Interior Designer: Joe Cho, ARIDO 
Design Team: Long Wu, Derek Yeung
Design Firm: J.Cho Design
Project Photographer: AZ Photography 

Customers entering feel the vibe of a traditional Chinese restaurant but are greeted with a modern ceiling that emulates one of China’s most iconic and traditional buildings, the Temple of Heaven. Dissecting its architectural features, we were able to create key interior components that recall this important building and its architectural markers.  

Two columns were added to the layout, to balance two existing load-bearing columns and place greater emphasis on a centralized ceiling sculpture in the space. The columns are a visual cue that leads the eye to the massive sculpture composed of glowing curved elements. The design team tried several different configurations before finding the perfect angle for each suspended piece. An inky graphic of a dragon, an auspicious symbol of power, strength, and good luck in Chinese culture, done in a swirling indigo welcomes customers inside.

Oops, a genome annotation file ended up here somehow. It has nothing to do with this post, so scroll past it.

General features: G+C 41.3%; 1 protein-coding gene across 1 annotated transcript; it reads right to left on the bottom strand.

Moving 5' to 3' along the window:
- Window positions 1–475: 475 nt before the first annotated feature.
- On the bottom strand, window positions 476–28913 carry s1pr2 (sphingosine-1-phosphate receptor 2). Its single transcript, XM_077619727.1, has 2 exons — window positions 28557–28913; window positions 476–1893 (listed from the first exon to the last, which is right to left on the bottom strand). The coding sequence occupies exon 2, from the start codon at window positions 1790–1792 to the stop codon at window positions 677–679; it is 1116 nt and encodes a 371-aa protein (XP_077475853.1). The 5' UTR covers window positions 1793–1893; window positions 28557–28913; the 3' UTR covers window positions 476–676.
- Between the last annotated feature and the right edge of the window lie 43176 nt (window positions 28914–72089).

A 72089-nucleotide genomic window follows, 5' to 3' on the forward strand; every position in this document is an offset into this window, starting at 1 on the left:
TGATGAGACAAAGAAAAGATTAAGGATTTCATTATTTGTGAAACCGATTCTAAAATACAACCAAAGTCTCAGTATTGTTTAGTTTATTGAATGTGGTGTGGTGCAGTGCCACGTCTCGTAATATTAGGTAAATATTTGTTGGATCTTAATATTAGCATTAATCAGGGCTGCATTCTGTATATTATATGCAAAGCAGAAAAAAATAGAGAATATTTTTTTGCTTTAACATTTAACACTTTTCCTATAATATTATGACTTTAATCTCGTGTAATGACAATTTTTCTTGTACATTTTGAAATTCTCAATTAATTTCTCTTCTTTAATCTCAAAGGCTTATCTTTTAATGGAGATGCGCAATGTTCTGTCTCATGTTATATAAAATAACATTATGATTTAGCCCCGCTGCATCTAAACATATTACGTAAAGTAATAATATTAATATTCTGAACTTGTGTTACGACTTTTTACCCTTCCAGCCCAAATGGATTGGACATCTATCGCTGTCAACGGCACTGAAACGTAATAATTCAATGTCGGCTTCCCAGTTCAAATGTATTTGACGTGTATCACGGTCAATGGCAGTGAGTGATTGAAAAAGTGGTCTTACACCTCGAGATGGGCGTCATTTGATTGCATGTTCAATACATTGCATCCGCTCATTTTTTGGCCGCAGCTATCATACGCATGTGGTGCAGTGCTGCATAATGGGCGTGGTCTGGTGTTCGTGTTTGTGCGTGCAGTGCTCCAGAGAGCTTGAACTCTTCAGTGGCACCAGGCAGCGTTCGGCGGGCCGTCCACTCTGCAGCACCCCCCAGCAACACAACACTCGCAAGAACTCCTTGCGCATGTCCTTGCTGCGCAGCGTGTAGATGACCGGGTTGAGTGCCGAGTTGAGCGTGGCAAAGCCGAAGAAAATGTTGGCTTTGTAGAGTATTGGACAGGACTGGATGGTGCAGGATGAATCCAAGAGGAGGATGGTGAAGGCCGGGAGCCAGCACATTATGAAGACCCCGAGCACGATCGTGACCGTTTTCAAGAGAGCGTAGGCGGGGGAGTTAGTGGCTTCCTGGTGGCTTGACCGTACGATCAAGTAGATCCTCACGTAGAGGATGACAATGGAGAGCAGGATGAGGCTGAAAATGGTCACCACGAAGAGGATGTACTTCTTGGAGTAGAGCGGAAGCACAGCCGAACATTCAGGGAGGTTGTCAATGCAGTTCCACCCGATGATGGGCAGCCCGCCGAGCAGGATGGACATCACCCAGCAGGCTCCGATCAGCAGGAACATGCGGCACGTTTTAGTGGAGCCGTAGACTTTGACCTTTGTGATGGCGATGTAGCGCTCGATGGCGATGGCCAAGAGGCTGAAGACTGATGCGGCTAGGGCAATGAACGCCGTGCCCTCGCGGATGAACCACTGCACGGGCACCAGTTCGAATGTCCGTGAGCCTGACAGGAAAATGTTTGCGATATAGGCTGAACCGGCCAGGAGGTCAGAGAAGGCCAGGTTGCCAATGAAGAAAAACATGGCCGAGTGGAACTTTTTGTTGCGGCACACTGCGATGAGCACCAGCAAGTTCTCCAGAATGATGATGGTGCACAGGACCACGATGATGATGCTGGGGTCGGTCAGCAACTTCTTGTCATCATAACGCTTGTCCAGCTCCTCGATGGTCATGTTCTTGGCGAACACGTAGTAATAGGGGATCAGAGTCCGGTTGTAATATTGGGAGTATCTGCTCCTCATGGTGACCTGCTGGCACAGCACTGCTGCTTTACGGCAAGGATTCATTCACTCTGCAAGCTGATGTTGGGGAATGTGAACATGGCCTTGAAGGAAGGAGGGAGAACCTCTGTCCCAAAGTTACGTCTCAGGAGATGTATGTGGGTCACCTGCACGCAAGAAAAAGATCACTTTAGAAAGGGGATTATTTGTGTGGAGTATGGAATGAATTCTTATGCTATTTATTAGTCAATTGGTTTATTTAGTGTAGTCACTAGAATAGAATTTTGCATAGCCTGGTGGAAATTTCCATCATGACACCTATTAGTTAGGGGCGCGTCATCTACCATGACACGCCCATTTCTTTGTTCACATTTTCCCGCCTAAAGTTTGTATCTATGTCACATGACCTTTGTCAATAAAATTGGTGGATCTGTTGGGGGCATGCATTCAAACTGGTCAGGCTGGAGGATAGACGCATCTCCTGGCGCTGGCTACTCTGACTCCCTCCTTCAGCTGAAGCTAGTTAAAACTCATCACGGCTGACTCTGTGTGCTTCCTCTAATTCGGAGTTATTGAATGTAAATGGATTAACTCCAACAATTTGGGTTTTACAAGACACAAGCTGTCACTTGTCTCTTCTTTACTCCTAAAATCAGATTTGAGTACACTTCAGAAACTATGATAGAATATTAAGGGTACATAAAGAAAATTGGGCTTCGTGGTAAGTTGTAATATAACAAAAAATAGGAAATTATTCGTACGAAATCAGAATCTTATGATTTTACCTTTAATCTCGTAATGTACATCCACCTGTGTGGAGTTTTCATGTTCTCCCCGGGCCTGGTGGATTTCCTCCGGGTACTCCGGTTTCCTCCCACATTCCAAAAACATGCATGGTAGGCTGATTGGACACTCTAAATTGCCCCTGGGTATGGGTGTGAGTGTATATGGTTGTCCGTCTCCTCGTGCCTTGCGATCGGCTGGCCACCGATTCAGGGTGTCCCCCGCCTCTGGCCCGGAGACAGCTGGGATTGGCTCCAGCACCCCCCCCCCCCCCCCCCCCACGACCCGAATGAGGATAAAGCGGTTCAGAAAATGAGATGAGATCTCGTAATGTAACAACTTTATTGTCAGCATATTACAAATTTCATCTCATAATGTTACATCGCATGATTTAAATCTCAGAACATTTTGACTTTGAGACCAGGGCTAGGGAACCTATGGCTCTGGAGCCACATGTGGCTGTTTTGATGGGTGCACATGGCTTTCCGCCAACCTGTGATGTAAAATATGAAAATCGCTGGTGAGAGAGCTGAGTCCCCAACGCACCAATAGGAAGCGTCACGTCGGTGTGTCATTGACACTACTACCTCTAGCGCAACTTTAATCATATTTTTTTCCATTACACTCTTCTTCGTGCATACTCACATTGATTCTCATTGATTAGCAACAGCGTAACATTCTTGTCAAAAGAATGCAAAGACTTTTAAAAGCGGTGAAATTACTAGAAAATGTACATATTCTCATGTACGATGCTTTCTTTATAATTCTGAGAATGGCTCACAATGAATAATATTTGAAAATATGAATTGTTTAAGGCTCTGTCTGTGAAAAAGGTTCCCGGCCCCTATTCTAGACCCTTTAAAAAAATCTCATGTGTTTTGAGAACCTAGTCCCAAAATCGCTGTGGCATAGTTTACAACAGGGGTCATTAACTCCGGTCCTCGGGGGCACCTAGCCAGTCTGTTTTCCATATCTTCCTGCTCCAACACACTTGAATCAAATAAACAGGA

The focus on traditional elements is emphasized with architectural details such as traditional Chinese rooftop edges on the ends of millwork dividers, and black lacquer and bronze accents found in traditional Chinese wooden doors at the host stand. The dragon visual element is recalled in the striated blue marble tables and continues around the surrounding walls, each element extending the customer’s impression of being amongst the clouds. 

Inspiration was locally-sourced for this luxurious downtown Toronto condominium